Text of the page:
4. Create a Data Center Segmentation Strategy to prevent malware that gains a foothold in your data center from moving laterally to infect other systems.
    • Use firewalls as segmentation gateways to provide visibility into data center traffic and systems so you can finely control who can use which applications to access which devices. Segment and secure non-virtualized servers with physical firewalls and the virtual network with VM-Series firewalls.
    • Use the firewall’s flexible segmentation tools such as zones, dynamic address groups, App-ID, and User-ID to design a granular segmentation strategy that protects sensitive servers and data.
    • Group assets that perform similar functions and require the same level of security in the same segment.
    • Segment data center applications by segmenting the server tiers that make up an application tier (typically a service chain composed of a web server tier, an application server tier, and a database server tier) and using the firewall to control and inspect traffic between tiers.
    • Consider using an SDN solution inside the data center for an agile, virtualized infrastructure that maximizes resource utilization and makes automation and scaling easier.
  5. Plan to use best practice methodology to inspect all data center traffic and gain complete visibility, reduce the attack surface, and prevent known and unknown threats.
    • Position physical or virtual firewalls where they can see all data center network traffic.
    • Take advantage of the firewall’s powerful toolset to create application-based Security policy rules tied to specific user groups and protected by Security profiles. Forward unknown files to WildFire and deploy decryption to prevent threats from entering the data center in encrypted traffic.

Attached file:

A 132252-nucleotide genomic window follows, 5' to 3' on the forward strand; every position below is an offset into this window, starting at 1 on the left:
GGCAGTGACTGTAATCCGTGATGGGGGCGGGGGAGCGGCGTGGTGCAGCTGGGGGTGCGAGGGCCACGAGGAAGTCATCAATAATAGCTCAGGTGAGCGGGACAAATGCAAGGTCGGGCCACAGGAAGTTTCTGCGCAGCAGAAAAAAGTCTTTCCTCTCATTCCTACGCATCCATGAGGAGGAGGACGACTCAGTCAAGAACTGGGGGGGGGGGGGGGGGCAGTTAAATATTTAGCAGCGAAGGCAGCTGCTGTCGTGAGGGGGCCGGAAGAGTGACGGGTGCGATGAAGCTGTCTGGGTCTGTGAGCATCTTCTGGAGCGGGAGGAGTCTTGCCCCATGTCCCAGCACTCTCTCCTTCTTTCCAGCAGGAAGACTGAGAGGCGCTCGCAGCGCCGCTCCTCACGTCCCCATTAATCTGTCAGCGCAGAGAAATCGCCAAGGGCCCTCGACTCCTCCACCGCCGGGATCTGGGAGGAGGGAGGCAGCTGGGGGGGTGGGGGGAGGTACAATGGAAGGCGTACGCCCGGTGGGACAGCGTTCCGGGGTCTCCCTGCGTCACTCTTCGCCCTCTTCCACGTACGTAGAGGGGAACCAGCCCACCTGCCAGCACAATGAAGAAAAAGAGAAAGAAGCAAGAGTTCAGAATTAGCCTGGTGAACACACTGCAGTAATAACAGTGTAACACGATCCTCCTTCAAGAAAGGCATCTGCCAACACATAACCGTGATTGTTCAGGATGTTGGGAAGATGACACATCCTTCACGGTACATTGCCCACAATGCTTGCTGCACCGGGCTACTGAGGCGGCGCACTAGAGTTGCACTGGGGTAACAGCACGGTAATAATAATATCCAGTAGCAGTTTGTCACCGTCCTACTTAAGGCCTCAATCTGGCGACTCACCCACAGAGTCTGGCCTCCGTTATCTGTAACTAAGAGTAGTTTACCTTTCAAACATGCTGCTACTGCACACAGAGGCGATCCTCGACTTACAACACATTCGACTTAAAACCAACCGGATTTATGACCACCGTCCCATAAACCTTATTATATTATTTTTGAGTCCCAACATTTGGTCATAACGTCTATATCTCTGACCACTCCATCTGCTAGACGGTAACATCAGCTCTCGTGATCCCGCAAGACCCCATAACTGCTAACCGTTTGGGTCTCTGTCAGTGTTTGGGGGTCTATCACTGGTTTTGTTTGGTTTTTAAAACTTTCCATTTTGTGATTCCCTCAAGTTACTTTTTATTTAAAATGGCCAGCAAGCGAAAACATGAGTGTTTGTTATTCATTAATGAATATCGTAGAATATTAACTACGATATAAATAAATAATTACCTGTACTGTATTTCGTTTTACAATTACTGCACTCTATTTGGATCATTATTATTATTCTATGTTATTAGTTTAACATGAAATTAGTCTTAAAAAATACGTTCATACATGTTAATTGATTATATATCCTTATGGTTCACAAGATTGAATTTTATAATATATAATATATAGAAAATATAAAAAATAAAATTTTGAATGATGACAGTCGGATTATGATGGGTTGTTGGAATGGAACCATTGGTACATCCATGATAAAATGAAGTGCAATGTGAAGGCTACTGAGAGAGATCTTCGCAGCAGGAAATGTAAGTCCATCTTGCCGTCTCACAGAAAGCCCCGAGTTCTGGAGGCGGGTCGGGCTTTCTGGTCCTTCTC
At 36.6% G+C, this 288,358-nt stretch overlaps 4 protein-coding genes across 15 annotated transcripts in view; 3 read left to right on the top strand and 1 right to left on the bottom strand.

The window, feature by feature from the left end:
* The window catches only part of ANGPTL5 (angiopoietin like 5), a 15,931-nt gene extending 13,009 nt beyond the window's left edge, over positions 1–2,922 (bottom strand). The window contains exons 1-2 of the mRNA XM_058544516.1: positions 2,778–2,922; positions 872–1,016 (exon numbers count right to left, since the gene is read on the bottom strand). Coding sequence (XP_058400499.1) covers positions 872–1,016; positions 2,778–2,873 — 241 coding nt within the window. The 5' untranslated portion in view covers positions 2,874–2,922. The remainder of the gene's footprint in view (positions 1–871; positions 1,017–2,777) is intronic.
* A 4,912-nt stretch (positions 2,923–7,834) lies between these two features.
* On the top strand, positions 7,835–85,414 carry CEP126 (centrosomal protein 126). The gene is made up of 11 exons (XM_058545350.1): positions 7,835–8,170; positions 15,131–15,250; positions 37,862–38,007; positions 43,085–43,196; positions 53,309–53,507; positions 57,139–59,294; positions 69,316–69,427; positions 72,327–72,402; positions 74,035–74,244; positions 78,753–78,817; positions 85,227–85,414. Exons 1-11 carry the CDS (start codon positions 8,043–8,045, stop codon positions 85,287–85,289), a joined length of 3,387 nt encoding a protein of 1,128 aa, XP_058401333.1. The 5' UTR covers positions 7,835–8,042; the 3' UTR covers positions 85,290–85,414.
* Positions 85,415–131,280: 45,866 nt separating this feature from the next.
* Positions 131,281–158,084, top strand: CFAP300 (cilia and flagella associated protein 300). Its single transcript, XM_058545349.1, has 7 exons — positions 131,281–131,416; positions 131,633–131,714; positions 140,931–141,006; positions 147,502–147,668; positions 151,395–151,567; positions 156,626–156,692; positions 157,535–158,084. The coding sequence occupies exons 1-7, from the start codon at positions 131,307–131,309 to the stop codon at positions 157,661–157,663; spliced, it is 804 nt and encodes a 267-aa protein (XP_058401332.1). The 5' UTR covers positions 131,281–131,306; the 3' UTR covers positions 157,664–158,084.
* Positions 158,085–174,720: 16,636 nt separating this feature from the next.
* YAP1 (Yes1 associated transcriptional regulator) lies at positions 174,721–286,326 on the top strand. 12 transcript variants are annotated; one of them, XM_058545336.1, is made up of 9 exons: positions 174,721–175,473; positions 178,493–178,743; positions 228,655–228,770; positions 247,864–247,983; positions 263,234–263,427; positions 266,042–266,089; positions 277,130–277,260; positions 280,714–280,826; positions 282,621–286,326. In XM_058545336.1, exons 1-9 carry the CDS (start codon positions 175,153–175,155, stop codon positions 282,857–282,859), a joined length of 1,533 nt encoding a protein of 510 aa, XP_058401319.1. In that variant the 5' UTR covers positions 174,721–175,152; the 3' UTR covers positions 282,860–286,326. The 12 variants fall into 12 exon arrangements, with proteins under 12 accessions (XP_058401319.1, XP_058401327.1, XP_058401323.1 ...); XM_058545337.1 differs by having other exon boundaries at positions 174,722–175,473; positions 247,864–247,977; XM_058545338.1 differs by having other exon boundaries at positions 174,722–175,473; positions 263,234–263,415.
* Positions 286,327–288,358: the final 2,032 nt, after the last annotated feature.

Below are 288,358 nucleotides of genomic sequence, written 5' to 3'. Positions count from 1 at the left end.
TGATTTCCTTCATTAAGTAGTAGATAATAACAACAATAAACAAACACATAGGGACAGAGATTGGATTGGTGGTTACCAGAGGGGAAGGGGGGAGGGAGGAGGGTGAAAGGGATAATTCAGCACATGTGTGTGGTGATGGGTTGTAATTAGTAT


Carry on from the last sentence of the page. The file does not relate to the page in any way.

• Use GlobalProtect in internal mode as a gateway to control data center access.
    • Authenticate users to prevent unauthorized access and configure Multi-Factor Authentication for access to sensitive applications, services, and servers, especially by contractors, partners, and other third-parties who require access to your data center.
    • Manage firewalls centrally with Panorama to enforce consistent policy across physical and virtual environments and for centralized visibility.
  6. Phase in your best practice deployment over time; start by focusing on the most likely threats to your business and network, and protect your most valuable assets first.
    Taking into account all of the data center users, applications, devices, and traffic flows, and then creating best practice Security policy around them may seem like an overwhelming task if you try to do everything at one time. But by protecting your most valuable assets first and planning a phased, gradual implementation, you can transition in a smooth and practical way from a hope-for-the-best Security policy to a best practice Security policy that safely enables applications, users, and content.